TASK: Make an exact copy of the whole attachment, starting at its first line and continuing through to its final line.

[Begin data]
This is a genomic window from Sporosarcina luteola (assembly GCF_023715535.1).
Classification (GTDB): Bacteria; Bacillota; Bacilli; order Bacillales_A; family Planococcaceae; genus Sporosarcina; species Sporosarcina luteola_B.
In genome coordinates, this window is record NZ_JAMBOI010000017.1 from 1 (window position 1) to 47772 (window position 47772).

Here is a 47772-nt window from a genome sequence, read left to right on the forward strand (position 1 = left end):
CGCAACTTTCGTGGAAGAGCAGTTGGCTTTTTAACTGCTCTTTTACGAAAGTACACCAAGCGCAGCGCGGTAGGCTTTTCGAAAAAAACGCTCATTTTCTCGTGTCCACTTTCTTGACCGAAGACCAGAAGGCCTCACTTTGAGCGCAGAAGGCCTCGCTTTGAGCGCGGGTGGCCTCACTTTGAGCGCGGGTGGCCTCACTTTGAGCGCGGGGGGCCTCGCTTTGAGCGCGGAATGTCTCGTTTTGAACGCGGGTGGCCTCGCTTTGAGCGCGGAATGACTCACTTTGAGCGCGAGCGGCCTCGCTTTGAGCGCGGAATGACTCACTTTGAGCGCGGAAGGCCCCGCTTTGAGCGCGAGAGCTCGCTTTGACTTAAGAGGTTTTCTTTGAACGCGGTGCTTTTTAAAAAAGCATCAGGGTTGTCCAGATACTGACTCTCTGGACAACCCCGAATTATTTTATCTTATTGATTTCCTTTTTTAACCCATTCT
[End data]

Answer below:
This is a genomic window from Sporosarcina luteola (assembly GCF_023715535.1).
Classification (GTDB): Bacteria; Bacillota; Bacilli; order Bacillales_A; family Planococcaceae; genus Sporosarcina; species Sporosarcina luteola_B.
In genome coordinates, this window is record NZ_JAMBOI010000017.1 from 1 (window position 1) to 47772 (window position 47772).

Here is a 47772-nt window from a genome sequence, read left to right on the forward strand (position 1 = left end):
CGCAACTTTCGTGGAAGAGCAGTTGGCTTTTTAACTGCTCTTTTACGAAAGTACACCAAGCGCAGCGCGGTAGGCTTTTCGAAAAAAACGCTCATTTTCTCGTGTCCACTTTCTTGACCGAAGACCAGAAGGCCTCACTTTGAGCGCAGAAGGCCTCGCTTTGAGCGCGGGTGGCCTCACTTTGAGCGCGGGTGGCCTCACTTTGAGCGCGGGGGGCCTCGCTTTGAGCGCGGAATGTCTCGTTTTGAACGCGGGTGGCCTCGCTTTGAGCGCGGAATGACTCACTTTGAGCGCGAGCGGCCTCGCTTTGAGCGCGGAATGACTCACTTTGAGCGCGGAAGGCCCCGCTTTGAGCGCGAGAGCTCGCTTTGACTTAAGAGGTTTTCTTTGAACGCGGTGCTTTTTAAAAAAGCATCAGGGTTGTCCAGATACTGACTCTCTGGACAACCCCGAATTATTTTATCTTATTGATTTCCTTTTTTAACCCATTCT